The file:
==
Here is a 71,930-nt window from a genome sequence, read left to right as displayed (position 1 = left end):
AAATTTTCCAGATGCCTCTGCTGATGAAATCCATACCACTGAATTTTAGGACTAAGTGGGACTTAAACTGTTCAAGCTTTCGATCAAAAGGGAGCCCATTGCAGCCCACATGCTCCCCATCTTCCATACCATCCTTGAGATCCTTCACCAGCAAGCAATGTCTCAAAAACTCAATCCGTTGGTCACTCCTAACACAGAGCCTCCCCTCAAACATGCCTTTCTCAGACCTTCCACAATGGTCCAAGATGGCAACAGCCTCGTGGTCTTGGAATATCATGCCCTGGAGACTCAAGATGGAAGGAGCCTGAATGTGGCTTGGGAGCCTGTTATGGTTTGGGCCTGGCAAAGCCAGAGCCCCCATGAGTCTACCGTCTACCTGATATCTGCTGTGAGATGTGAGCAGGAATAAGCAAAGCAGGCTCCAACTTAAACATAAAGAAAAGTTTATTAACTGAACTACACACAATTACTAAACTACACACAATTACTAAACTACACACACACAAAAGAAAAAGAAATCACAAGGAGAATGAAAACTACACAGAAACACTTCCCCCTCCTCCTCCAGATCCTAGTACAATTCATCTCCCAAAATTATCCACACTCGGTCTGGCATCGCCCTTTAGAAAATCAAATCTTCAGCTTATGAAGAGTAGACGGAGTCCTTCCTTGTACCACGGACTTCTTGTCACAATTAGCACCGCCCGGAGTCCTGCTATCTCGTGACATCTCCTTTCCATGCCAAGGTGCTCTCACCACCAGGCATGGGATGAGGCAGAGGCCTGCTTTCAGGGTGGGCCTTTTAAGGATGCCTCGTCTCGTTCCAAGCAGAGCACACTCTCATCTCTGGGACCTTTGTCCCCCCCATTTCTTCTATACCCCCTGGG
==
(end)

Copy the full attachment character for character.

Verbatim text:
Here is a 71,930-nt window from a genome sequence, read left to right as displayed (position 1 = left end):
AAATTTTCCAGATGCCTCTGCTGATGAAATCCATACCACTGAATTTTAGGACTAAGTGGGACTTAAACTGTTCAAGCTTTCGATCAAAAGGGAGCCCATTGCAGCCCACATGCTCCCCATCTTCCATACCATCCTTGAGATCCTTCACCAGCAAGCAATGTCTCAAAAACTCAATCCGTTGGTCACTCCTAACACAGAGCCTCCCCTCAAACATGCCTTTCTCAGACCTTCCACAATGGTCCAAGATGGCAACAGCCTCGTGGTCTTGGAATATCATGCCCTGGAGACTCAAGATGGAAGGAGCCTGAATGTGGCTTGGGAGCCTGTTATGGTTTGGGCCTGGCAAAGCCAGAGCCCCCATGAGTCTACCGTCTACCTGATATCTGCTGTGAGATGTGAGCAGGAATAAGCAAAGCAGGCTCCAACTTAAACATAAAGAAAAGTTTATTAACTGAACTACACACAATTACTAAACTACACACAATTACTAAACTACACACACACAAAAGAAAAAGAAATCACAAGGAGAATGAAAACTACACAGAAACACTTCCCCCTCCTCCTCCAGATCCTAGTACAATTCATCTCCCAAAATTATCCACACTCGGTCTGGCATCGCCCTTTAGAAAATCAAATCTTCAGCTTATGAAGAGTAGACGGAGTCCTTCCTTGTACCACGGACTTCTTGTCACAATTAGCACCGCCCGGAGTCCTGCTATCTCGTGACATCTCCTTTCCATGCCAAGGTGCTCTCACCACCAGGCATGGGATGAGGCAGAGGCCTGCTTTCAGGGTGGGCCTTTTAAGGATGCCTCGTCTCGTTCCAAGCAGAGCACACTCTCATCTCTGGGACCTTTGTCCCCCCCATTTCTTCTATACCCCCTGGG